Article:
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Mediators of Inflammation
Volume 2013, Article ID 953462, 8 pages
Review Article

Apoptosis of Rheumatoid Arthritis Fibroblast-Like Synoviocytes: Possible Roles of Nitric Oxide and the Thioredoxin 1

1School of Pharmacy, Shanghai Jiao Tong University, Shanghai 200240, China
2School of Chemistry & Chemical Technology, Shanghai Jiao Tong University, Shanghai 200240, China

Received 3 January 2013; Accepted 11 March 2013

Academic Editor: Hidde Bult

Copyright © 2013 Huili Li and Ajun Wan. This is an open access article distributed under the Creative Commons Attribution License, which permits unrestricted use, distribution, and reproduction in any medium, provided the original work is properly cited.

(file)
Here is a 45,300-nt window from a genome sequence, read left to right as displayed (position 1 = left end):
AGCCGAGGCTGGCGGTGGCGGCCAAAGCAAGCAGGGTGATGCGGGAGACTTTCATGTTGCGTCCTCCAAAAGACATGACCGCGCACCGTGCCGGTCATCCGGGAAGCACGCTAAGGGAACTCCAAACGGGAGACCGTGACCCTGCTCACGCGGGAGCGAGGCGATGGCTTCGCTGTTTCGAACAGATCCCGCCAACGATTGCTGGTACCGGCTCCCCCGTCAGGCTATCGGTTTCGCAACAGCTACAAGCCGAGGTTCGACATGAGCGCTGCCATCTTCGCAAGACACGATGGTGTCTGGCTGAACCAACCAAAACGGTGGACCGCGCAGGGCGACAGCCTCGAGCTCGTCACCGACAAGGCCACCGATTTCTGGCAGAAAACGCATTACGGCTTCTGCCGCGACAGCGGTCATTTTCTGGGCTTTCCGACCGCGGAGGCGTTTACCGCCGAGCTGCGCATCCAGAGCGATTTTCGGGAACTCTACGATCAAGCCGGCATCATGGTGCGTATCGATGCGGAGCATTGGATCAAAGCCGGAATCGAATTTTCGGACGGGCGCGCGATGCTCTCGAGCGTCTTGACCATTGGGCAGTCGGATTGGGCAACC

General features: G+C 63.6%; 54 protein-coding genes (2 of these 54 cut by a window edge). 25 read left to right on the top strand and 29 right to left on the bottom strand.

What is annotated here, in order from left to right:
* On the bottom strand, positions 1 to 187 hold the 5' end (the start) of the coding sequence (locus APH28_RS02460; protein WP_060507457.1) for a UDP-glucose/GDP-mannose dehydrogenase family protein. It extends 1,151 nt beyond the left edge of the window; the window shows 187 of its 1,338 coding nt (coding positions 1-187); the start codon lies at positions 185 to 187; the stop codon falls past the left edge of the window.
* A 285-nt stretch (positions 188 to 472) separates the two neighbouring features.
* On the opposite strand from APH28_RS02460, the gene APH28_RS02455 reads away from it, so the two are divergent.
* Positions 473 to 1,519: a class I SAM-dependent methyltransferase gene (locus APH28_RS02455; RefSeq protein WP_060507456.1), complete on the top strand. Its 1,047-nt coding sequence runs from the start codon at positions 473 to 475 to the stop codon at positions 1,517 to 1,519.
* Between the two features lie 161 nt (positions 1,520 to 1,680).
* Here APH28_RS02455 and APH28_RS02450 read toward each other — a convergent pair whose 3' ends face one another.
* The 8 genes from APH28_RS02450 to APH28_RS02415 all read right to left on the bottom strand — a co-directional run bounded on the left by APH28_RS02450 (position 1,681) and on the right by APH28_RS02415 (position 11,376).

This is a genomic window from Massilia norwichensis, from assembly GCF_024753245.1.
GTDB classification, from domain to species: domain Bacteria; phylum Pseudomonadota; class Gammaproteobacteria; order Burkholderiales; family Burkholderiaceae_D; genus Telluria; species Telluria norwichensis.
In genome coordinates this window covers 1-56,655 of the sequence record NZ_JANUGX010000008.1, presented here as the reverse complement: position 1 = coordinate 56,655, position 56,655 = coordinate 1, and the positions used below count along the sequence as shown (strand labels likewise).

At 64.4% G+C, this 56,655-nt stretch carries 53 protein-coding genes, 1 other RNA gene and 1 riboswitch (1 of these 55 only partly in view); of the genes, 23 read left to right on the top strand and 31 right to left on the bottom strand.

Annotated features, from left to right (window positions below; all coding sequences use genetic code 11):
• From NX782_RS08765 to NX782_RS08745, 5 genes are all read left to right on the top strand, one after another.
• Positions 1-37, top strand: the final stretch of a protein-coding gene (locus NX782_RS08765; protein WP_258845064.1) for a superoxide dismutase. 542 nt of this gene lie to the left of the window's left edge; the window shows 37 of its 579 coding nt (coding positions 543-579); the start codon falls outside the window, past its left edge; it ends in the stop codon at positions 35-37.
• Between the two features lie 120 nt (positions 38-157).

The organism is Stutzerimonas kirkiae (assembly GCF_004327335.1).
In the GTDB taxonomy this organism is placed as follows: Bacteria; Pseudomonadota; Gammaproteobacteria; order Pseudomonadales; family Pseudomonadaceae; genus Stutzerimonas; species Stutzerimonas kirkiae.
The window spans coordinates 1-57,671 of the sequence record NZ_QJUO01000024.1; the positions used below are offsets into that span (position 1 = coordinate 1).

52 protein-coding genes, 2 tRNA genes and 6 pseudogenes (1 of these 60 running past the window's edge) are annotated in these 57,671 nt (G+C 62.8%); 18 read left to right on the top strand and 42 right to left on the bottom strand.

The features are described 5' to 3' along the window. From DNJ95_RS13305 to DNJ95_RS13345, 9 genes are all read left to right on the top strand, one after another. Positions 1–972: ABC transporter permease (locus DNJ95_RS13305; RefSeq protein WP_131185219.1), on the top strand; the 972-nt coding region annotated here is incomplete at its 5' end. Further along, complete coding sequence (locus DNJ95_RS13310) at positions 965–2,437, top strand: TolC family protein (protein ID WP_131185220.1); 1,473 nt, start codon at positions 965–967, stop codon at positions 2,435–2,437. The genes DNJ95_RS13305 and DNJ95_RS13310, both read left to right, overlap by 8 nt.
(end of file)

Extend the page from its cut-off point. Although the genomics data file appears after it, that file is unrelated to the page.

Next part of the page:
Rheumatoid arthritis is a chronic inflammatory disease characterized by synovial hyperplasia and progressive joint destruction. The impaired apoptosis of rheumatoid arthritis fibroblast-like synoviocytes (RA-FLS) is pivotal in this process. However, the molecular mechanisms responsible for the reduced apoptosis are not fully understood. Both nitric oxide and thioredoxin 1 as two important mediators are widely investigated in the pathogenesis of rheumatoid arthritis. Interestingly, studies have showed that thioredoxin 1 may serve as a master regulator of S-nitrosylation of caspase-3 to fine-tune apoptosis in vivo. Thus, it is anticipated that further investigations on the role of thioredoxin 1 in the S-nitrosylation and denitrosylation of caspase-3 in RA-FLS will likely provide a novel understanding of mechanisms implicated in the impaired apoptosis of RA-FLS. In this paper, we will provide an overview on pathways involved in the reduced apoptosis of RA-FLS and then discuss specially the possible roles of nitric oxide and the thioredoxin 1 redox system associated with apoptosis of RA-FLS.